“It is not the strongest of the species that survive, nor the most intelligent, but the one most responsive to change.“
Dragonflies are part of the first winged archaic insects family which has been on this planet even long before dinosaurs, dating back to the late Carboniferous period about 300 million years ago. They belong to the order Odonata, suborder Anisoptera – from Greek ἄνισος anisos “uneven” and πτερόν pteron, “wing“, because the hindwing is broader than the forewing. Although one of the oldest insects still around today they have not changed much from their ancestors. It is believed that by some scientists that high oxygen levels during the Paleozoic era allowed dragonflies to grow to monster size up to 75cm wing span, whereas now they can be found about 3-10cm.
The wings are build up in this architectural structure made of veins starting from the root, where the blood flow keeps them moving and rigid, and a transparent membrane. All four wings are directly connected to the thorax of the dragonfly, the “mechanism” of this fine flyer. This is the mesosoma of the dragonfly and it bringing together all of its part: head, wings, legs and abdomen.
Unlike any other insects dragonflies fly in a direct flight: this means their wings are supported by four different and individual muscles. Each muscle can contract and relax whilst their body maintains its shape (see in comparison to indirect flight). The following illustrations show the structure of the muscles inside the thorax.
Besides being able to move all four wings independently, this almost flawless insect makes the best out of its structure by directing them in all three axis and combine flying directions: horizontal (flapping), vertical (lagging) and torsional (feathering). It basically creates an imaginary bending sphere around its body that can direct it anywhere very fast and steady assuring a meal for this air predator with a miss of only single digits percentage. This ability definitely creates a beautiful and graceful sequences of wing movement, but at the same time I believe it hides an even more intriguing pattern: the negative air flow around it.
The air flow has been studied by having the dragonflies flying in the above mentioned modes in an environment filled with smoke in order to map down the circulation. Each flying direction, combination or even wing section creates a different air flow.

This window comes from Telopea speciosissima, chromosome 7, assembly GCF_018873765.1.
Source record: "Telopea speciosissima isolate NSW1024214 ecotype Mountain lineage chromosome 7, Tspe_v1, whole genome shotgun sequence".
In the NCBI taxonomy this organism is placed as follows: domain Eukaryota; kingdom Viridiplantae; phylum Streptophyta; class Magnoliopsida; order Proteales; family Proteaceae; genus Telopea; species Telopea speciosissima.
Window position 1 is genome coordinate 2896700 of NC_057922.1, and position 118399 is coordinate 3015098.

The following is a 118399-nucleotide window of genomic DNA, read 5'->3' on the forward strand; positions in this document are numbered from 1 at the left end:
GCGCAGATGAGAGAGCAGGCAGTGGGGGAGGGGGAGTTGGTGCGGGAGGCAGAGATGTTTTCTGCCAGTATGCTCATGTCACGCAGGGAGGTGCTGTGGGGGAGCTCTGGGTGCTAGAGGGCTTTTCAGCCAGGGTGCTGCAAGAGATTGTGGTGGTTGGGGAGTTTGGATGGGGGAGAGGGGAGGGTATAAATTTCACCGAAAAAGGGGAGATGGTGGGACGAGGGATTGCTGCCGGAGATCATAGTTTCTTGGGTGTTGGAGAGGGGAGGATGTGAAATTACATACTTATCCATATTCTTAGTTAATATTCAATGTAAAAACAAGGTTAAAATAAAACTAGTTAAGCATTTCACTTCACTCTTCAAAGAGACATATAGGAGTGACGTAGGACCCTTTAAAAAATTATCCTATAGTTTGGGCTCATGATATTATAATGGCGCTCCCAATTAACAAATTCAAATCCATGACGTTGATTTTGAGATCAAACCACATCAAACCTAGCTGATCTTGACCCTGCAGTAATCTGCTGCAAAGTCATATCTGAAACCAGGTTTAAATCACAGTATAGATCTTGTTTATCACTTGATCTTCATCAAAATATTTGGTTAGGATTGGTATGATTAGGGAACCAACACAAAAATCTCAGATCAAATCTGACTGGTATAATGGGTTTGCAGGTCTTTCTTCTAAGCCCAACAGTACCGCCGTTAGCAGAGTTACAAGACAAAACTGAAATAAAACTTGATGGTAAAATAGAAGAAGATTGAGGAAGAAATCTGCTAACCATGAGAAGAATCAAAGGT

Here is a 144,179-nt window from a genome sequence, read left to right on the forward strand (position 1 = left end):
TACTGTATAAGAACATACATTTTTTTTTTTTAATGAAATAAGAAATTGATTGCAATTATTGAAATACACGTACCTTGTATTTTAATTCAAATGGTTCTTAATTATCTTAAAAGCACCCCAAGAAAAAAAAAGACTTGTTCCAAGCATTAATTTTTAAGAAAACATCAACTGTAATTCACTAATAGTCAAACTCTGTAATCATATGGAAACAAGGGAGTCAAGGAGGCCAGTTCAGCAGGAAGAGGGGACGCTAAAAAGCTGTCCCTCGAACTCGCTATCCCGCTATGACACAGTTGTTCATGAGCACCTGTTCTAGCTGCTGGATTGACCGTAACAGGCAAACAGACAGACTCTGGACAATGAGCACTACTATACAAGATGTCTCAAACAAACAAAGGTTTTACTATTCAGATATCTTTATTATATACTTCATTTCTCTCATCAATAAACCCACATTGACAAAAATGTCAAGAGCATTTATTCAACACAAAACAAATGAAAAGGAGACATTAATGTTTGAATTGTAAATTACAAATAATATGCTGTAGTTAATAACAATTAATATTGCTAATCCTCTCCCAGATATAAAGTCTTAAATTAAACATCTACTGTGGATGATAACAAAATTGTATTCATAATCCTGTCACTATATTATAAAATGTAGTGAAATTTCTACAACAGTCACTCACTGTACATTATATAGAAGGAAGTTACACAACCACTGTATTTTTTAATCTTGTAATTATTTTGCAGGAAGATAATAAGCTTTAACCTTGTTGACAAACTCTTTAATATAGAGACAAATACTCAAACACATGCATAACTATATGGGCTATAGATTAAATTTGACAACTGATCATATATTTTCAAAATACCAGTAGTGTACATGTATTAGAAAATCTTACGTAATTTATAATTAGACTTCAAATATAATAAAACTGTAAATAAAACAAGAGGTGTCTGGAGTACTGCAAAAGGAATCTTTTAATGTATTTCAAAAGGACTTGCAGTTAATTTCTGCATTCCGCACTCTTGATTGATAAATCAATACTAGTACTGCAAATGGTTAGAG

This precisely designed technology does not stop here since it has its own cooling system in order to have the thorax keep on going for all these complex flying. Just between the head and the rest of the thorax dragonflies have this small opening the dorsal trachea ,which allows air to go through where the wings are attached, making sure that the “mechanism” is at the right temperature at all times. In the following sequences of this slow motion wings video you may notice the opening expanding on the top of the thorax.(clip 0:46-1:14min)
After studying this series of flying and cooling principles of the dragonflies my main idea for the Moroccan desert has been developed versus kinetic architecture. An active kinetic facades which has the core abilities of a dragonfly wings three axis motion that could contribute to the building a thermal mass regulation by using the dorsal trachea cooling system at the thorax and derive aesthetically from the beautiful pattering of negative air flow space created by the wings membrane while flying.
Since the local climate is very arid the motion of the facades membrane will aim to create an air flow, just like a draft. At the same time by warping itself around the building the facades can be part of the local culture and replace the light filtering mashrabiyas at the openings of the building.
The example above, an art installation by Ned Kahn in North Carolina, shows how the active flow of air can shape a facades. In this case the air flow creates a membrane in motion, rather than creating air flow by a moving membrane. Based on the negative space air flow that the wings of the dragonfly creates I would like to design a pattern of motion moved in the three axis, as shown below in sketch, that will be the active moving membrane for the building.
1) Dragonflies, Miller, Peter Lament, Richmond Publ., cop. 1995
2) The Biology of Dragonflies (Odonata or Paraneuroptera), Arthur E.,Shipley, Sc.D., F.R.S., Master of Christ’s College, Cambridge, Cambridge Zoological Series
3) Dragonfly flight: free-flight and tethered flow visualizations reveal a diverse array of unsteady lift-generating mechanisms, controlled primarily via angle of attack, Adrian L. R. Thomas*, Graham K. Taylor, Robert B. Srygley†, Robert L. Nudds‡ and Richard J. Bomphrey, Department of Zoology, Oxford University, South Parks Road, Oxford, OX1 3PS, UK
4) Flight Mechanics of a Dragonfly, by Akira Azuma, Soichi Azuma, Isao Watanabe Andtoyohiko Furuta, Institute of Interdisciplinary Research, Faculty of Engineering, The University of Tokyo, Tokyo, Japan, September 1984
5) Structural Analysis of a Dragonfly Wing, S.R. Jongerius & D. Lentink
6)Experimental investigations of the functional morphology of dragonfly wings, H. Rajabi† and A. Darvizeh
7)Insect Flight Mechanisms: Anatomy and Kinematics, Carl R. Knospe, Associate Professor Mechanical and Aerospace Engineering University of Virginia, Fall 1998